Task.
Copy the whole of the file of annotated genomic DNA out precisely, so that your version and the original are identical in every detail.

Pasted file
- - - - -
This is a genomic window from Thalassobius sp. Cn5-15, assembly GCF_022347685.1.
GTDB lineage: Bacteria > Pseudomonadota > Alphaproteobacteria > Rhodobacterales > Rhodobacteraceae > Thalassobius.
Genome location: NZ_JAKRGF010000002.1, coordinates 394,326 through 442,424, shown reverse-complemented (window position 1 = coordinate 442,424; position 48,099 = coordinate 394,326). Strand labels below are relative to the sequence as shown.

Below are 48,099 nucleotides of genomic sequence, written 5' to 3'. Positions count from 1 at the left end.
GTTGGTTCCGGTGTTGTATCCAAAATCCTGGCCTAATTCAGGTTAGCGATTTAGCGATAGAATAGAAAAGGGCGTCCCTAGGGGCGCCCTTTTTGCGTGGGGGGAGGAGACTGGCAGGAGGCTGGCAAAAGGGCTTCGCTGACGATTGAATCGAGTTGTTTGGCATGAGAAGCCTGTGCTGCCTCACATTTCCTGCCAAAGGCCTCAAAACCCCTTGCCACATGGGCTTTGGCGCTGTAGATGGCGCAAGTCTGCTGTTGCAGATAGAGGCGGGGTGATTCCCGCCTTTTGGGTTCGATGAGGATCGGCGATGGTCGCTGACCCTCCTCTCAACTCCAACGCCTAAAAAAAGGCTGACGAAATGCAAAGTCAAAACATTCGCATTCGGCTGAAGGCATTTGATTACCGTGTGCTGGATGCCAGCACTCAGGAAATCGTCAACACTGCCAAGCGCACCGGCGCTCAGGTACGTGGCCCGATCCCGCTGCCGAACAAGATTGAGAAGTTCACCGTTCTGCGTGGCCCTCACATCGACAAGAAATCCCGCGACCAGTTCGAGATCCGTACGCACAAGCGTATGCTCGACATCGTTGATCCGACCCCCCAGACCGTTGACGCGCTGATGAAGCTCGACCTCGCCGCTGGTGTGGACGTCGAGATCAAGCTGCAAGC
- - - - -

This is a genomic window from Thalassobius sp. Cn5-15, assembly GCF_022347685.1.
GTDB lineage: Bacteria > Pseudomonadota > Alphaproteobacteria > Rhodobacterales > Rhodobacteraceae > Thalassobius.
Genome location: NZ_JAKRGF010000002.1, coordinates 394,326 through 442,424, shown reverse-complemented (window position 1 = coordinate 442,424; position 48,099 = coordinate 394,326). Strand labels below are relative to the sequence as shown.

Below are 48,099 nucleotides of genomic sequence, written 5' to 3'. Positions count from 1 at the left end.
GTTGGTTCCGGTGTTGTATCCAAAATCCTGGCCTAATTCAGGTTAGCGATTTAGCGATAGAATAGAAAAGGGCGTCCCTAGGGGCGCCCTTTTTGCGTGGGGGGAGGAGACTGGCAGGAGGCTGGCAAAAGGGCTTCGCTGACGATTGAATCGAGTTGTTTGGCATGAGAAGCCTGTGCTGCCTCACATTTCCTGCCAAAGGCCTCAAAACCCCTTGCCACATGGGCTTTGGCGCTGTAGATGGCGCAAGTCTGCTGTTGCAGATAGAGGCGGGGTGATTCCCGCCTTTTGGGTTCGATGAGGATCGGCGATGGTCGCTGACCCTCCTCTCAACTCCAACGCCTAAAAAAAGGCTGACGAAATGCAAAGTCAAAACATTCGCATTCGGCTGAAGGCATTTGATTACCGTGTGCTGGATGCCAGCACTCAGGAAATCGTCAACACTGCCAAGCGCACCGGCGCTCAGGTACGTGGCCCGATCCCGCTGCCGAACAAGATTGAGAAGTTCACCGTTCTGCGTGGCCCTCACATCGACAAGAAATCCCGCGACCAGTTCGAGATCCGTACGCACAAGCGTATGCTCGACATCGTTGATCCGACCCCCCAGACCGTTGACGCGCTGATGAAGCTCGACCTCGCCGCTGGTGTGGACGTCGAGATCAAGCTGCAAGC